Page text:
Pre-primary schools

0. Registration entry for subjects

0.1 Name

Pre-primary schools

0.2 Subject area


0.3 Responsible authority; office, division, person etc.

Department: Education and culture
Contact: Haukur Pálsson
Tel: 528-1042

0.4 Purpose and history

Statistics Iceland has collected data from all pre-primary schools in Iceland since 1997. The data collection includes information on children, staff and school operation. The purpose of this collection is to give an overview of this first educational level and register changes and trends. Also to compare the Icelandic pre-primary schools internationally. Statistics Iceland started this collection as a result of an agreement between Statistics Iceland and the Ministry of Education from 1997 on collecting statistics on education. Before 1997 the Ministry of Education collected data on pre-primary schools.

0.5 Users and application

Users: Ministries, municipalities, private and public organisations, specialists, pre-schools and the public. Used for analysis and planning in public and private organisations, scientific investigations and public debates. Data are used in schools for research and development. Data are also provided to international institutions

0.6 Sources

In January each year data are collected from every pre-primary school in Iceland regarding information from December the previous year. Information on new pre-primary schools is given by the Ministry of Education, The Association of Local Authorities in Iceland and others.

0.7 Legal basis for official statistics

Act on Statistics Iceland, no. 163/2007. Act on Pre-Primary Schools no. 90/2008 and regulation no. 225/1995, as well as the agreement between Statistics Iceland and the Ministry of Education on collecting educational statistics from 1997.

0.8 Response burden

According to law, all municipalities are supposed to provide the Ministry of Education with data concerning pre-primary schools annually. Since the agreement from 1997 Statistics Iceland has collected and processed these data. Data are mostly collected via the internet

0.9 EEA and EU obligations

The data collection is in accordance with the European standards and in collaboration with Eurostat. Data are provided to international organizations.

1. Contents

1.1 Description of content

Data collections include the following information:

Pre-primary institution: name, address, operator and private or public classification, opening hours per day and days of operation per year.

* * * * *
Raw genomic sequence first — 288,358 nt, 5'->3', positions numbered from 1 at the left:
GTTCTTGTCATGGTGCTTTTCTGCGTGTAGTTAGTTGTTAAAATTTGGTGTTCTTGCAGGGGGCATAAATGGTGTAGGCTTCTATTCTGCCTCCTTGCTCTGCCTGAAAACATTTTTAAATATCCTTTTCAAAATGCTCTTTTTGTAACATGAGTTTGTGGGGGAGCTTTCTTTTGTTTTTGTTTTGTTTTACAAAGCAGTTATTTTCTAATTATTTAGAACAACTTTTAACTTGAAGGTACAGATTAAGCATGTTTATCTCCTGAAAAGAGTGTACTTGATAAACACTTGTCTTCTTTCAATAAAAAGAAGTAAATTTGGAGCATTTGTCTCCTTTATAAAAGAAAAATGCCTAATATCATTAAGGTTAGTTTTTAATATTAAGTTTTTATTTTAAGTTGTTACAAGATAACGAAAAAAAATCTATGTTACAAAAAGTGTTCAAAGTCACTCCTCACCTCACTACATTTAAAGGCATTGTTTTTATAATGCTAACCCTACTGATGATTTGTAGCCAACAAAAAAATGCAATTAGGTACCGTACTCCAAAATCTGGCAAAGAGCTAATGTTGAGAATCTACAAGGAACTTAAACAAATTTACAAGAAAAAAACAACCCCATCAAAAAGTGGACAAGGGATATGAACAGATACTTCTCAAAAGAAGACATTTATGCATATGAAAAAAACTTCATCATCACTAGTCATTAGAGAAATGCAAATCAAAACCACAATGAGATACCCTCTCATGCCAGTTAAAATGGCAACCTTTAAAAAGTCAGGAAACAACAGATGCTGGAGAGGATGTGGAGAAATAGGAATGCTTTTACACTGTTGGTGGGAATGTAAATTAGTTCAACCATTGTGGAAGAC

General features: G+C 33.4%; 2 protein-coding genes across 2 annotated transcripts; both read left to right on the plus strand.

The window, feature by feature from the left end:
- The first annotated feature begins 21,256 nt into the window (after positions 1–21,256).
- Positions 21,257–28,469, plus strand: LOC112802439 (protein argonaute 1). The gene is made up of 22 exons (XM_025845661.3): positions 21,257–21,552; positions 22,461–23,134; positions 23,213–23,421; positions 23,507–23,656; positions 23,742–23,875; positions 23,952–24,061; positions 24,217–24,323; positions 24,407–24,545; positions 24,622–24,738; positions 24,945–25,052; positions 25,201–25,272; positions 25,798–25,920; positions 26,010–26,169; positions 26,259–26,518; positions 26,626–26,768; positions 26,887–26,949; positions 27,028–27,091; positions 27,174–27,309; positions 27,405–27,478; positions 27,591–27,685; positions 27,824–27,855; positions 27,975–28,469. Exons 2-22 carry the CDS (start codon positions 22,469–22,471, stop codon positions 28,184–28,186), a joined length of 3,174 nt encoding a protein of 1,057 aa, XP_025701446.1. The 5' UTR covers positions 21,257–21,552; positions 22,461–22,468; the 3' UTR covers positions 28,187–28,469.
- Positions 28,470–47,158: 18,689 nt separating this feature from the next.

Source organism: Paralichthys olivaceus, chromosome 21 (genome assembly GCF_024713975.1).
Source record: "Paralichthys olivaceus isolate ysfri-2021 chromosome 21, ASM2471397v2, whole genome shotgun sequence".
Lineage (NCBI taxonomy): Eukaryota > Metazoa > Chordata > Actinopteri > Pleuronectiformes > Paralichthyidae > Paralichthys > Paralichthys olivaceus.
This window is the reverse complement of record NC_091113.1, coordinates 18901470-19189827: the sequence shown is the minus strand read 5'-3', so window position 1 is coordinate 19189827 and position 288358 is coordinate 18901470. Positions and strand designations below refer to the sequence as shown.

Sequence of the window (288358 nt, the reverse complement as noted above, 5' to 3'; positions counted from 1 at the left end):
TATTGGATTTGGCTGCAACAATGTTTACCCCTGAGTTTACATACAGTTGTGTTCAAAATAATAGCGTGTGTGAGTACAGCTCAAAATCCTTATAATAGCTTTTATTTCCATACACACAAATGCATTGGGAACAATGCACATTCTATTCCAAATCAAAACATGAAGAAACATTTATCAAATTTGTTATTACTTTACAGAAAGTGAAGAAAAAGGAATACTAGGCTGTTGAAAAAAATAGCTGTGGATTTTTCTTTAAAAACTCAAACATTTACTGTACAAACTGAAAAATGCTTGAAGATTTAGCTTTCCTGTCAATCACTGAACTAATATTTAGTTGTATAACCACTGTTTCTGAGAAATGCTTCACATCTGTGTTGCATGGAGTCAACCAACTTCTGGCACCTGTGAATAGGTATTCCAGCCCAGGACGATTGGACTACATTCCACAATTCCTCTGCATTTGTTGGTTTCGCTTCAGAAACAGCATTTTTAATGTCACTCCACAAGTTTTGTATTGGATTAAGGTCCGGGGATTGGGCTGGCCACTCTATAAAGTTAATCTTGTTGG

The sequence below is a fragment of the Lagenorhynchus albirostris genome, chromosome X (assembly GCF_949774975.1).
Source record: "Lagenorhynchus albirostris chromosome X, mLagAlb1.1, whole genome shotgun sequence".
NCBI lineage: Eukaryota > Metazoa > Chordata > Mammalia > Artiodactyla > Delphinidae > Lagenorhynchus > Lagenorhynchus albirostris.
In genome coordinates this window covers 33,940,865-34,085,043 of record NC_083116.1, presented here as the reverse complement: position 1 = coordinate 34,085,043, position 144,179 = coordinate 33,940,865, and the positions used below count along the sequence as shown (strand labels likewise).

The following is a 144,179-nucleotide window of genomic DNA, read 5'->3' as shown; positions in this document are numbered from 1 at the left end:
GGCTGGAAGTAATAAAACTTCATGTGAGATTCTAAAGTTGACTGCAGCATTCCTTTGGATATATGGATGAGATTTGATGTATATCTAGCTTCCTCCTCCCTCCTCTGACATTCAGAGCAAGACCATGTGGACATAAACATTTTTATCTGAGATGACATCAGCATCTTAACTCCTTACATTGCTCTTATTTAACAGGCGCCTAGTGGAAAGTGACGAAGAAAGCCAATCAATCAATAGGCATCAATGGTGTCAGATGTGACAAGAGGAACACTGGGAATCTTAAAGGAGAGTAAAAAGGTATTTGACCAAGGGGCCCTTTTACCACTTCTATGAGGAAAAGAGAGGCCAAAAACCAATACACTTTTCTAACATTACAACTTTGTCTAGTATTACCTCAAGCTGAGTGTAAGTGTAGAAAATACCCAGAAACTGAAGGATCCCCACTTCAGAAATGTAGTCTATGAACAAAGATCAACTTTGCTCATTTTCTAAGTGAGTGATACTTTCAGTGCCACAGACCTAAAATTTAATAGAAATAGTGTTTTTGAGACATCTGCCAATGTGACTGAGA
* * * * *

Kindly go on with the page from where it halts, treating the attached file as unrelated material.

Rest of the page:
Pupils: number, year of birth, gender and daily attendance.

Number of pupils in a special educational programme by gender and year of birth.

Number of pupils with a mother tongue other than Icelandic by year of birth, gender and mother tongue.

Number of foreign pupils by gender and citizenship.

Since 2008 data are collected on an individual level, i.e.ID-number, daily attendance, special programme and mother tongue. Information on gender, domicile and citizenship comes from the National Population Register in December each year.

Personnel in pre-primary schools by ID-number, date of birth, gender, region, occupation, education, licence and full-time equivalents.

1.2 Statistical concepts

Pre-primary school: A school is an institution with its own headmaster. A pre-primary school can be in one or more buildings, and have different locations, normally though within the same municipality. One or more municipalities can operate the same pre-primary school together. According to law, the headmaster must be a licenced pre-primary teacher.

Pupil: A child registered at pre-primary school on the reference date, December 1st each year.

Mother tongue: The language the child learns first, speaks mostly and is spoken at home, sometimes only by one parent.

Personnel: All persons working at the school under the supervision of the headmaster. Excluded are contractors working e.g. as cleaning personnel and canteen workers. Employees who have temporary leave of absence are included.

Occupation: All personnel are categorised into 9 occupational groups according to the ISCO-88 classification.

Education: Each person is classified according to ISCED97 by the highest level of education attained.

Licensed personnel: Personnel working in education and child-care are categorised as licensed teachers, unlicensed teachers or as having other pedagogic education.

Full-time equivalent personnel: If an employee is not working in a full-time job, he or she is registered as a percentage of one full-time equivalent. Normally a person is working as one full-time equivalent. A person can have two different occupations in the same pre-primary school, or work in two different schools, e.g. as a canteen worker and a cleaning person. That person is registered by the main occupation. Until the year 2000 the highest possible full-time equivalent was 1.0. Since then a person can be registered as having more than on full-time equivalent job.

Computed child equivalents (CCE) are used to estimate the need for staff at pre-primary schools. According to regulation there should be 8 CCE for each staff member working in education and child-care, not including headmasters and staff working as support personnel for individual children. It is computed based on the child's age and length of stay. A 5 year old child that stays at school for the whole day is counted as 0.8 CCE, a 4 year old as 1.0 CCE, a 3 year old as 1.3 CCE, a 2 year old as 1.6 CCE and a child younger than 2 years old as 2.0 CCE.